To carry out an expungement of police and court records in Virginia, the individual must first comply with the requirements in § 19.2-392.2. Then, the individual must file a petition alongside a copy of the warrant, summons, or indictment in the circuit court of the city of count where the matter arose. The law gives 21 days for the Attorney for the Commonwealth to answer the petition, file an objection, or give written notice to the court stating that there is no intention to object.
The petitioner must also get a set of fingerprints from a law enforcement agency and give the agency a copy of the petition; the law enforcement shall then submit the fingerprints to the Central Criminal Records Exchange (CCRE), attached to a copy of the petition. Upon receiving it, the CCRE will forward a copy of the petitioner's criminal history, source documents, and the petitioner's wish to erase the records and the set of fingerprints under seal to the court. After getting this information from the CCRE, the court will conduct a hearing on the petition and may order the expungement of all police, court, and electronic records that relate to the charge or deny the petition.
How Likely is Jail Time After a First DWI in Virginia?
Jail time is very likely in the Commonwealth of Virginia after a first DWI because the Code of Virginia provides mandatory jail sentences for persons guilty of this crime. First offenses are misdemeanors under the Code of Virginia, and the minimum compulsory confinement term is five days if the offender has a blood alcohol content of at least 0.15%. The Virginia courts may increase the jail time depending on several factors, like an increased BAC, an underage person in the car at the time of the offense, etc.
What is the Average Cost of DWI in Virginia?
The circumstances of a DWI charge affect the average cost. A person may spend around $8000 or more to cover a DWI offense in Virginia. Legal fees and court costs run up to about $4000 or more, putting the attorney's skill into perspective, while traffic school costs around $400, depending on the type of classes, and getting an IID costs about $70 to install. From the point of arrest and storage in a facility, the towing fees cost between $150 to $200 or more.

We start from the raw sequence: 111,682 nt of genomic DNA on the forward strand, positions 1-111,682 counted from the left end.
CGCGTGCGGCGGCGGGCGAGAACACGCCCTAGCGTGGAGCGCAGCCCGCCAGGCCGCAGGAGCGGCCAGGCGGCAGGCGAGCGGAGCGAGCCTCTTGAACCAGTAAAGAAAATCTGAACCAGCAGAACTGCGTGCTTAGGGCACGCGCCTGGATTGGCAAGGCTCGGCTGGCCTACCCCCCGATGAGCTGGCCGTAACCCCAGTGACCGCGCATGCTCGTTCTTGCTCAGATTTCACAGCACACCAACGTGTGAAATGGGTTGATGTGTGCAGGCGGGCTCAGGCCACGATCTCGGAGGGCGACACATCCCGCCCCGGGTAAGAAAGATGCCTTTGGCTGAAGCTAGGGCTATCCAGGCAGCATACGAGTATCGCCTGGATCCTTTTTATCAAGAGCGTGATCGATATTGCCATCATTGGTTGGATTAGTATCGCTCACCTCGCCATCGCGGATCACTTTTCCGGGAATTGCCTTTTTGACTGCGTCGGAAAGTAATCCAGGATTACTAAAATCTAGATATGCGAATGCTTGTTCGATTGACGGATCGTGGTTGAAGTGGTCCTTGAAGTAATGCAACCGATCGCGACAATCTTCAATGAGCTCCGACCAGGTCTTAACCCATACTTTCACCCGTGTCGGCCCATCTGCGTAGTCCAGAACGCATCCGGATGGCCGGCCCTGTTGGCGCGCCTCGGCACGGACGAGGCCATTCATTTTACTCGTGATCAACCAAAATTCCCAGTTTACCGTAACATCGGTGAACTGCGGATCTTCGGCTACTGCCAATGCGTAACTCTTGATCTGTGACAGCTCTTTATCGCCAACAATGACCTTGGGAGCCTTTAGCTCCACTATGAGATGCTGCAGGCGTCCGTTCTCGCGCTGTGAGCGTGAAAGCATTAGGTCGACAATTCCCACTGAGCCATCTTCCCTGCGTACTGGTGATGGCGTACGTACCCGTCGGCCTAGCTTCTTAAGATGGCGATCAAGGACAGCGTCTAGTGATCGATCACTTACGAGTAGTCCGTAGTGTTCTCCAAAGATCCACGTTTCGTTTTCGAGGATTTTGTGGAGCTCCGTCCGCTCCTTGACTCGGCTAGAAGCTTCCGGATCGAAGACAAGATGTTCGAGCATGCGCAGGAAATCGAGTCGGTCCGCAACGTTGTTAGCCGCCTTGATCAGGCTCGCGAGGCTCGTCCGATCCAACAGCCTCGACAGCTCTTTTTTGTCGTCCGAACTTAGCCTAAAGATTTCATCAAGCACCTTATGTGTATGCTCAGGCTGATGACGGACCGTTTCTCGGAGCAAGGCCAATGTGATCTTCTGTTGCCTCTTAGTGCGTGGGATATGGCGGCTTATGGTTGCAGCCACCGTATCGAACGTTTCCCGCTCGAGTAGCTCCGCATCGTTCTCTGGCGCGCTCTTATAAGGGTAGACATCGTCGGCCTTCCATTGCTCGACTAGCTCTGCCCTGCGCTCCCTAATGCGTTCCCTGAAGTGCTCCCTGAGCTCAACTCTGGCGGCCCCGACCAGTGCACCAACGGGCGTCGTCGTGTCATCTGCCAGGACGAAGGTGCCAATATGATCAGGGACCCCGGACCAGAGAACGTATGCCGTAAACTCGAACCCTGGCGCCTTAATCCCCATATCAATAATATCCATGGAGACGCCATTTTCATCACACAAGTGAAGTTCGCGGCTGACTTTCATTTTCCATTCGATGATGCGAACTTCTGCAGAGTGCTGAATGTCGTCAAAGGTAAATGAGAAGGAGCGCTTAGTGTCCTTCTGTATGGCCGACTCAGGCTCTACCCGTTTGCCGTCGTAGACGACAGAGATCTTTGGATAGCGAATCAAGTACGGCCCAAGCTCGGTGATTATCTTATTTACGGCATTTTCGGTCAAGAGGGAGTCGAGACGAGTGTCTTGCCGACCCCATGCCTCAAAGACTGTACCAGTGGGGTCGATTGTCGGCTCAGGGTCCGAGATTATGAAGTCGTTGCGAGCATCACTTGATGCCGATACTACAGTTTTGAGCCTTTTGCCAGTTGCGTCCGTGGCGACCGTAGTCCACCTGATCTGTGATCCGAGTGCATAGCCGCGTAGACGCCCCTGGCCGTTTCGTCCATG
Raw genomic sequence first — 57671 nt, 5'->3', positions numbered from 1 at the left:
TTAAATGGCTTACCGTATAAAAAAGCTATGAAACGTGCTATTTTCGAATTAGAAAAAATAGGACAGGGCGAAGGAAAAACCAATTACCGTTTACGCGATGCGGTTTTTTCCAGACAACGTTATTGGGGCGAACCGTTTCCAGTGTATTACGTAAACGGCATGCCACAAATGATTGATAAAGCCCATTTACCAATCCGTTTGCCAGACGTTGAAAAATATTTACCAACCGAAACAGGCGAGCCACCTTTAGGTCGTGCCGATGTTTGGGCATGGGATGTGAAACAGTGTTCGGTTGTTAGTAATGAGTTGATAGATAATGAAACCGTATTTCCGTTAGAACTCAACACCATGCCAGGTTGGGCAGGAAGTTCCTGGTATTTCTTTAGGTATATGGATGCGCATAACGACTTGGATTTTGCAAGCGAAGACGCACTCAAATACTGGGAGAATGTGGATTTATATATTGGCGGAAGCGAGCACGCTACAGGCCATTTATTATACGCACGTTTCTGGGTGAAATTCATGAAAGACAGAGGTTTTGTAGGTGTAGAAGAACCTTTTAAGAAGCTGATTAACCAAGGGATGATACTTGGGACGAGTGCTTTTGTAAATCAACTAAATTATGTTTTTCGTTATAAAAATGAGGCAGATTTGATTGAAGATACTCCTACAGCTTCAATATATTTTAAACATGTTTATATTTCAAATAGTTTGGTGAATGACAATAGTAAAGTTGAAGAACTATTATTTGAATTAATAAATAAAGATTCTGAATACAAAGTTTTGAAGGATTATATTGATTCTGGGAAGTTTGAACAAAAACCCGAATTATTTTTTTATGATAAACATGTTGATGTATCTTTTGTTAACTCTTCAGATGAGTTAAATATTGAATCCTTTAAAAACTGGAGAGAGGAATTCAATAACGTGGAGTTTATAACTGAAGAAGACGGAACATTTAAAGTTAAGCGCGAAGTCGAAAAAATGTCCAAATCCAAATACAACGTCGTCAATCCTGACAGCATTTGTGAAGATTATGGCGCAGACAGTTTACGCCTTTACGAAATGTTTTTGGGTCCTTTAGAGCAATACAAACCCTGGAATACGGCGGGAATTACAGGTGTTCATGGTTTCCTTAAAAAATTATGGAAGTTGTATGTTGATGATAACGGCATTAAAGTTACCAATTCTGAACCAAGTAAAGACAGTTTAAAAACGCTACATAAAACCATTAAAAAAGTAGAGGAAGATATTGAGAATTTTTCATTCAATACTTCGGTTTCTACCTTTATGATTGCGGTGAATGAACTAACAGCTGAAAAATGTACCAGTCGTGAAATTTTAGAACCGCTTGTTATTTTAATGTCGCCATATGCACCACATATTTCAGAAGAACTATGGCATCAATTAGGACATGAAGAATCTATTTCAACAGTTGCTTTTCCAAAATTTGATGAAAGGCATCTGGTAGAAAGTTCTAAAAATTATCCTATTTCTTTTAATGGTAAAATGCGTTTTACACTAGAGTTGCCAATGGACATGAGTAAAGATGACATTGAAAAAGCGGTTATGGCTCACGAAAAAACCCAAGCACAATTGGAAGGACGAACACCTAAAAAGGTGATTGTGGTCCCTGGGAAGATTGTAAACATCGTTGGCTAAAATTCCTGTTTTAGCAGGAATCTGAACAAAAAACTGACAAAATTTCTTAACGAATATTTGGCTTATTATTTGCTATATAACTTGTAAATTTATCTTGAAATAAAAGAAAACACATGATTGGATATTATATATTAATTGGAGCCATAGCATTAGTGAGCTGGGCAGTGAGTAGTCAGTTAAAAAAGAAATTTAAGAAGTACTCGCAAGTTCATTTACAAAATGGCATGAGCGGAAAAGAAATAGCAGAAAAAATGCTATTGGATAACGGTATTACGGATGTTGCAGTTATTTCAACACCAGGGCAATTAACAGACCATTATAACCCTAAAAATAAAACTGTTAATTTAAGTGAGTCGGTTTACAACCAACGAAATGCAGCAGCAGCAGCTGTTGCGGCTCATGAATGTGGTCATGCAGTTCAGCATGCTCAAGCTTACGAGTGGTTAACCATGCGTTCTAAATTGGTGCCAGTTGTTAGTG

How Much is Bail for a DWI in Virginia?
A first DWI offense in the Commonwealth of Virginia may lead to the offender staying in jail for a short time, and such an offender will have to pay bail to get out early. The average bail costs for a first DWI is $150, which varies depending on the judge's discretion, circumstances of the case, etc.
How to Get My License Back After a DWI in Virginia?
A driver's license revocation in Virginia is a total termination of driving privileges within the state. In Virginia, a person may get a revoked license for driving under the influence of drugs or alcohol, committing voluntary or involuntary manslaughter that results from operating a motor vehicle, etc. Reinstating the license depends on the specific criminal charges and penalties, the number of prior DWI convictions the driver has, and if the driver has outstanding criminal charges. The motorist must first comply with the court's requirements for reinstatement before applying to obtain a driver's license. These reinstatement requirements depend on the individual circumstances, and according to the Department of Motor Vehicles (DMV), some of them are:
- The applicant must provide the department with an SR22 or FR44 (Certification of Insurance) from an insurance company licensed in Virginia.
- Show proof of attending a driver improvement clinic.